Herman Mostert recalls 10 encounters since isolation where the Springboks won against the odds.

With rugby in limbo due to the coronavirus pandemic, the Sport24 team has kept busy by digging into the archives, remembering memorable moments in the history of South African rugby.
There’s the old adage that you never write off a Springbok team and for this week’s agenda, Herman Mostert recalls 10 encounters since isolation where the national rugby team won against the odds.
1. France 15-20 South Africa – Lyon, 17 October 1992
It was a tough reintroduction to the international fold in 1992 for the Springboks, who lost home Tests to New Zealand (27-24, Johannesburg) and Australia (26-3, Cape Town).
Not many backed them to win a match on their year-end tour but France were upstaged in the first Test at the Stade de Gerland.
The Boks, who scored two tries through centre Danie Gerber and winger James Small, raced to a 13-0 half-time lead – a setback their stunned host could not recover from.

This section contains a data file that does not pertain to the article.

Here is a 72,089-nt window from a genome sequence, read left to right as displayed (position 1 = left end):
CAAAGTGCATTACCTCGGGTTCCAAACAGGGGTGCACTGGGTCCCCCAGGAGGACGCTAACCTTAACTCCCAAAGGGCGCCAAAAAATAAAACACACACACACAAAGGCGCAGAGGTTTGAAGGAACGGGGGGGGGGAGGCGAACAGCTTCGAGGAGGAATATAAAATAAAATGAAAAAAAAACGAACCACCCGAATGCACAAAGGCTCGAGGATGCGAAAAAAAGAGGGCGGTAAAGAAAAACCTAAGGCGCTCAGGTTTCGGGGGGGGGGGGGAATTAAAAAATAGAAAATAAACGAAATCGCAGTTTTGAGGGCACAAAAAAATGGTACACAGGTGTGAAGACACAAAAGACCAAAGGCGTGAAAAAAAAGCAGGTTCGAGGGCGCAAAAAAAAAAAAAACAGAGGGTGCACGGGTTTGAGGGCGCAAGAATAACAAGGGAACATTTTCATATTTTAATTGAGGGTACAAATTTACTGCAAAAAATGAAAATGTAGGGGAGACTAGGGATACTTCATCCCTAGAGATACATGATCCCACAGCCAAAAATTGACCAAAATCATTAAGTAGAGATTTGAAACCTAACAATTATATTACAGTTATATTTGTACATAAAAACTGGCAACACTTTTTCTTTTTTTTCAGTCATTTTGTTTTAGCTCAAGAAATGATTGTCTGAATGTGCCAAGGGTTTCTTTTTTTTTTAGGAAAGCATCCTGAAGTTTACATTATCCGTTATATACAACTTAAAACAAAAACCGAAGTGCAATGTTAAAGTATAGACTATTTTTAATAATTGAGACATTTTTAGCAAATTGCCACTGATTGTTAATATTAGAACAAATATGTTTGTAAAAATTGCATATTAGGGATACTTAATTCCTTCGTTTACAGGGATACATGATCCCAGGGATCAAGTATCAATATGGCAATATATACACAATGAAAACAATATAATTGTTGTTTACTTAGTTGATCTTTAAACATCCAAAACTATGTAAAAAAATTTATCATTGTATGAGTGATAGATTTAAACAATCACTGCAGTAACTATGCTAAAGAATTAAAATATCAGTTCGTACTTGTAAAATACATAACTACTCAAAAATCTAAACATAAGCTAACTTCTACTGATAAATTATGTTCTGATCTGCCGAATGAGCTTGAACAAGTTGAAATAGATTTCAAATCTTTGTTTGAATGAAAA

Captain and flyhalf Naas Botha converted both tries and also kicked a penalty and a drop.
France, however, rebounded to win the second Test 29-16 in Paris and square the series.
2. Australia 12-19 South Africa – Sydney, 31 July 1993
Nobody gave Francois Pienaar’s men a chance when they started a three-Test series against the world champions.
The Boks had just lost a two-Test home series to France (1-0, including a draw), and given the previous year’s 26-3 annihilation in the rain at Newlands, a Wallabies victory looked certain.
But the visitors ran in three tries without reply, with Small bagging a brace and outside centre Pieter Muller also crossing the whitewash to leave the Sydney Football Stadium faithful stunned.